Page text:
UChicago Class of 2023 Yield

UChicago Yield, Yield at Chicago, University of Chicago 2023
UChicago’s yield was unexpectedly high this year (photo credit: Bryan Y.W. Shin).

Curious about the percentage of students admitted to the University of Chicago‘s Class of 2023 who chose to matriculate? That figure would be 83%. That’s right. 83% of students who got into the school ranked #3 in the latest US News & World Report rankings — behind only Princeton University and Harvard University and tied with Columbia University, Yale University, and the Massachusetts Institute of Technology — chose to go. And if you’re curious how this figure stacks up against the same figure for the Class of 2022, it’s up by six percentage points, which is fairly significant. 77% of students admitted to UChicago’s Class of 2022 chose to matriculate.

UChicago Will Accommodate a Large Class of 2023

And how exactly is UChicago going to accommodate so many students with this presumably unpredicted yield rate? As reports Oren Oppenheim for The Chicago Maroon in a piece entitled “Yield Rate Rises to 84% for Class of 2023; Admit Rate Now at 6.2%,” “The 83 percent yield rate means that the number of students enrolled in the Class of 2023 is around 1,780 students, which is fewer than the 1,806 students that enrolled in the Class of 2022. Although the Class of 2023 has a higher yield rate than the Class of 2022, its admissions rate is lower. Last July, the University tried to accommodate the large size of the Class of 2022 by offering financial incentives for students to move from campus housing to the Vue 53 apartment complex.”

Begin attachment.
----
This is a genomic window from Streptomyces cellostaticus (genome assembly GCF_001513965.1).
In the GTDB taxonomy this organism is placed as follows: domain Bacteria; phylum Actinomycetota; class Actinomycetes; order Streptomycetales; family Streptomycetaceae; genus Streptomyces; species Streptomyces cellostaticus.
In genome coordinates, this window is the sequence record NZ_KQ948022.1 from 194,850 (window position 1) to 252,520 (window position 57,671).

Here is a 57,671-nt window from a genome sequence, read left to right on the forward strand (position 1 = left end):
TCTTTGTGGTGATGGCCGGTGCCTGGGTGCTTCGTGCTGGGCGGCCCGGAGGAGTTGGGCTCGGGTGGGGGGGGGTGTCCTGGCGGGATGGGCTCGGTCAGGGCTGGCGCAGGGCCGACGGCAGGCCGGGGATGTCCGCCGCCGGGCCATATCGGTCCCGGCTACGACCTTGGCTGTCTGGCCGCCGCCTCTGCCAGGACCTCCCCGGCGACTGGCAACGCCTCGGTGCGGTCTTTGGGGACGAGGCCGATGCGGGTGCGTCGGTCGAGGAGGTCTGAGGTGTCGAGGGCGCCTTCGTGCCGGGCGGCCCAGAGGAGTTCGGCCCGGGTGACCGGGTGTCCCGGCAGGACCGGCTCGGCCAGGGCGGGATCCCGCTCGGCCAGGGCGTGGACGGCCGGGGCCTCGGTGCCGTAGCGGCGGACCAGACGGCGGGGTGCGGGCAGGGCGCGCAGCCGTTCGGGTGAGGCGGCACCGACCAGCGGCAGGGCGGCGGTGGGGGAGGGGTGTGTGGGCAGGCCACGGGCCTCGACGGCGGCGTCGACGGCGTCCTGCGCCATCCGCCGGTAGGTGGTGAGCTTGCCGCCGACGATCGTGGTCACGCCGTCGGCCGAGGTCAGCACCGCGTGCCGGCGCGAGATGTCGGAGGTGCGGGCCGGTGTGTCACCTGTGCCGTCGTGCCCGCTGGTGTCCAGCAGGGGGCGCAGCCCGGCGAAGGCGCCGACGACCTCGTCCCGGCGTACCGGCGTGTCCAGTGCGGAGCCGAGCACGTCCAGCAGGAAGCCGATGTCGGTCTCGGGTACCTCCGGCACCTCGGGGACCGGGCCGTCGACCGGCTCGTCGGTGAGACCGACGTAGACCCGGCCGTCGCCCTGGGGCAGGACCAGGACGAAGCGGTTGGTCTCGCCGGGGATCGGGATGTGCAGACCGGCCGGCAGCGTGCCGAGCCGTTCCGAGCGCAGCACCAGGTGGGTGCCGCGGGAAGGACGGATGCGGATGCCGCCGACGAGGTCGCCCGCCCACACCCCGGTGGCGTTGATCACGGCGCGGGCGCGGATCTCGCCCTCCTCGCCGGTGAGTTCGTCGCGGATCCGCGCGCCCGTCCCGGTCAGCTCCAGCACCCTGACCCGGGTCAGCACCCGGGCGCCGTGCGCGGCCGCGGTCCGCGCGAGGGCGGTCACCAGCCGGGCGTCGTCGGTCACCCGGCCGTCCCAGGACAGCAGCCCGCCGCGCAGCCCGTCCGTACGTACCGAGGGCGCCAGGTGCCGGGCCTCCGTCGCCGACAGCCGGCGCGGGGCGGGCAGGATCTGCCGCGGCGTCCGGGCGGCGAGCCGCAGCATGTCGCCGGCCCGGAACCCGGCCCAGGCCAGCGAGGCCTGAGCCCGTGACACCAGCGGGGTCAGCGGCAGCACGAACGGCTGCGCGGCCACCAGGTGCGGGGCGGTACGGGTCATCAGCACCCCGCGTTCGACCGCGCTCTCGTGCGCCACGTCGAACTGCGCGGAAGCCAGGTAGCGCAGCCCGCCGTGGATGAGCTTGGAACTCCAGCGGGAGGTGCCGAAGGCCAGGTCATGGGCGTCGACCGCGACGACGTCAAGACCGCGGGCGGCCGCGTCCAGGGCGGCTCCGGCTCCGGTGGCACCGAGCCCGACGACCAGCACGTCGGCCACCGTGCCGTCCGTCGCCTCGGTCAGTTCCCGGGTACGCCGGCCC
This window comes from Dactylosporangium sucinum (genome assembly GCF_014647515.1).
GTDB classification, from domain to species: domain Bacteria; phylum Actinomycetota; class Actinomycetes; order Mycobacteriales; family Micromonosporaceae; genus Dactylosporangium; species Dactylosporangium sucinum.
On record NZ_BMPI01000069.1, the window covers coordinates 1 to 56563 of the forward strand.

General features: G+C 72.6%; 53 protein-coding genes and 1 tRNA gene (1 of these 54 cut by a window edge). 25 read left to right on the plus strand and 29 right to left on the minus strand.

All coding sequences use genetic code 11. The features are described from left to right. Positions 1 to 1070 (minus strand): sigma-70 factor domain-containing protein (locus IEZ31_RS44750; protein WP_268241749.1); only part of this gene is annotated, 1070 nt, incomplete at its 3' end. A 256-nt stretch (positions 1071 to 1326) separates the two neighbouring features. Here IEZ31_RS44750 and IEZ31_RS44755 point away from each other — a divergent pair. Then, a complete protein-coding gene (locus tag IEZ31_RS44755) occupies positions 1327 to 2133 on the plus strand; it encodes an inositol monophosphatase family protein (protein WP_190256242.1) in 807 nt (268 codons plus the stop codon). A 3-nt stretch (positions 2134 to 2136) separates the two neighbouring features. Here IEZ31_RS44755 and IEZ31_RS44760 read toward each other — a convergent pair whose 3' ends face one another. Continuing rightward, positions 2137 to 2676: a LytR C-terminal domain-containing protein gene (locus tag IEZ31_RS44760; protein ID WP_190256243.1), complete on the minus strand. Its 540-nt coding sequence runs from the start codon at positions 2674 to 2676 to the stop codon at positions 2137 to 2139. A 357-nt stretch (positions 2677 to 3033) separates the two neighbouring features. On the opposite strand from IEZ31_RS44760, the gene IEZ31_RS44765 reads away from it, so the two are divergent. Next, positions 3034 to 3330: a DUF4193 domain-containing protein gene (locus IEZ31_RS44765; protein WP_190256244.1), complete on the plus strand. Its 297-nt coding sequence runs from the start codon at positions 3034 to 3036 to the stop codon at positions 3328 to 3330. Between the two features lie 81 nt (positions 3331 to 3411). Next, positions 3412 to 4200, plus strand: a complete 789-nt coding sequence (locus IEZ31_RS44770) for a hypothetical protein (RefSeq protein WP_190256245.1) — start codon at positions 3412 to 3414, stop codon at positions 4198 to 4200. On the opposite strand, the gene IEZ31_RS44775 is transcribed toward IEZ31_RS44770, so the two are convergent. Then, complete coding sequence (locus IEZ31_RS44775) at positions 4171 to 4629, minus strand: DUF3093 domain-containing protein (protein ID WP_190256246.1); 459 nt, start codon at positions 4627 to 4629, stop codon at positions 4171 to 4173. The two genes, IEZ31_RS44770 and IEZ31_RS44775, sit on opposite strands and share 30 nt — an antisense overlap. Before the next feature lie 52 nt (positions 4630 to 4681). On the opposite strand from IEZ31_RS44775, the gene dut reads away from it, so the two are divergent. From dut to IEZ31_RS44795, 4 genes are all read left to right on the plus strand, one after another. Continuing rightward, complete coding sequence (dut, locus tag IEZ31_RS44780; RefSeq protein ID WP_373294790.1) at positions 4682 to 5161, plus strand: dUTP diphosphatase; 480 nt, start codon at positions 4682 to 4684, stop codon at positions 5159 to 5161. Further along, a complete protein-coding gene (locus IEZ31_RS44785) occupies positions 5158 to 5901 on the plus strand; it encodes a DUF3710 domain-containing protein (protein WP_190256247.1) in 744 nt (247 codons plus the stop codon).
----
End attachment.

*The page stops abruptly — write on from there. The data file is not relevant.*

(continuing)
Congratulations to the University of Chicago on their 83% yield for the Class of 2023. To put the yield in context, nearly 83% of students admitted to Harvard University’s Class of 2023 chose to go. So that’s some good company!

 
 

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4 Comments

  • helfj says:

    Wondering how much the increase in yield has to do with the fact that UChicago has an EA/EDI/EDII scheme (which no other elite school does) and is also allegedly accepting 70-80% of its class EA/EDI/EDII (again unique among elite schools).
    Looking at just the yield alone one would think UChicago is just as desirable as Harvard or Stanford, and more desirable than Yale, Princeton, and MIT, which is of course far from the truth.

    • Deb Cha says:

      If what helfj is saying is true (no time to look), it only cheapens UChicago.

    • phys buzz says:

      In my professional circles, which skew toward the hard sciences and business, UChicago is certainly more seen as more desirable than Yale. I think your assessments of relative desirability are far too sweeping to be accurate.

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